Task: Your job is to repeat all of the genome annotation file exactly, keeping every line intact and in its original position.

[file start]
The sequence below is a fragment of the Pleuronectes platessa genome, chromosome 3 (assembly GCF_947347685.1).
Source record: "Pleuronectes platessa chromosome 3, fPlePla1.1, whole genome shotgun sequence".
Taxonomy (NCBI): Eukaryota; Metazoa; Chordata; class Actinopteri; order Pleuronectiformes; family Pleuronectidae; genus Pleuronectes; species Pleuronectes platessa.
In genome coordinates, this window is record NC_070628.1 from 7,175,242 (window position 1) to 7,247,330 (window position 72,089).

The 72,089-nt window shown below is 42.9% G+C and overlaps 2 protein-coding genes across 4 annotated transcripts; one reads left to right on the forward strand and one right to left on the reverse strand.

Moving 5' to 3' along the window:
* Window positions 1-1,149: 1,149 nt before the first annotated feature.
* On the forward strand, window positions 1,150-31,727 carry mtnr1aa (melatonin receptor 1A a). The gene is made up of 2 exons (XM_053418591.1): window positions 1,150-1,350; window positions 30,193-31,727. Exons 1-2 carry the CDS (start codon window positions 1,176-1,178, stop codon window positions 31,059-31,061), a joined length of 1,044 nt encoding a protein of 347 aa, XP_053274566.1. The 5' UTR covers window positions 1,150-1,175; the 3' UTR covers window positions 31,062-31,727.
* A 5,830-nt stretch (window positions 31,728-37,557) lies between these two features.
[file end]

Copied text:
The sequence below is a fragment of the Pleuronectes platessa genome, chromosome 3 (assembly GCF_947347685.1).
Source record: "Pleuronectes platessa chromosome 3, fPlePla1.1, whole genome shotgun sequence".
Taxonomy (NCBI): Eukaryota; Metazoa; Chordata; class Actinopteri; order Pleuronectiformes; family Pleuronectidae; genus Pleuronectes; species Pleuronectes platessa.
In genome coordinates, this window is record NC_070628.1 from 7,175,242 (window position 1) to 7,247,330 (window position 72,089).

The 72,089-nt window shown below is 42.9% G+C and overlaps 2 protein-coding genes across 4 annotated transcripts; one reads left to right on the forward strand and one right to left on the reverse strand.

Moving 5' to 3' along the window:
* Window positions 1-1,149: 1,149 nt before the first annotated feature.
* On the forward strand, window positions 1,150-31,727 carry mtnr1aa (melatonin receptor 1A a). The gene is made up of 2 exons (XM_053418591.1): window positions 1,150-1,350; window positions 30,193-31,727. Exons 1-2 carry the CDS (start codon window positions 1,176-1,178, stop codon window positions 31,059-31,061), a joined length of 1,044 nt encoding a protein of 347 aa, XP_053274566.1. The 5' UTR covers window positions 1,150-1,175; the 3' UTR covers window positions 31,062-31,727.
* A 5,830-nt stretch (window positions 31,728-37,557) lies between these two features.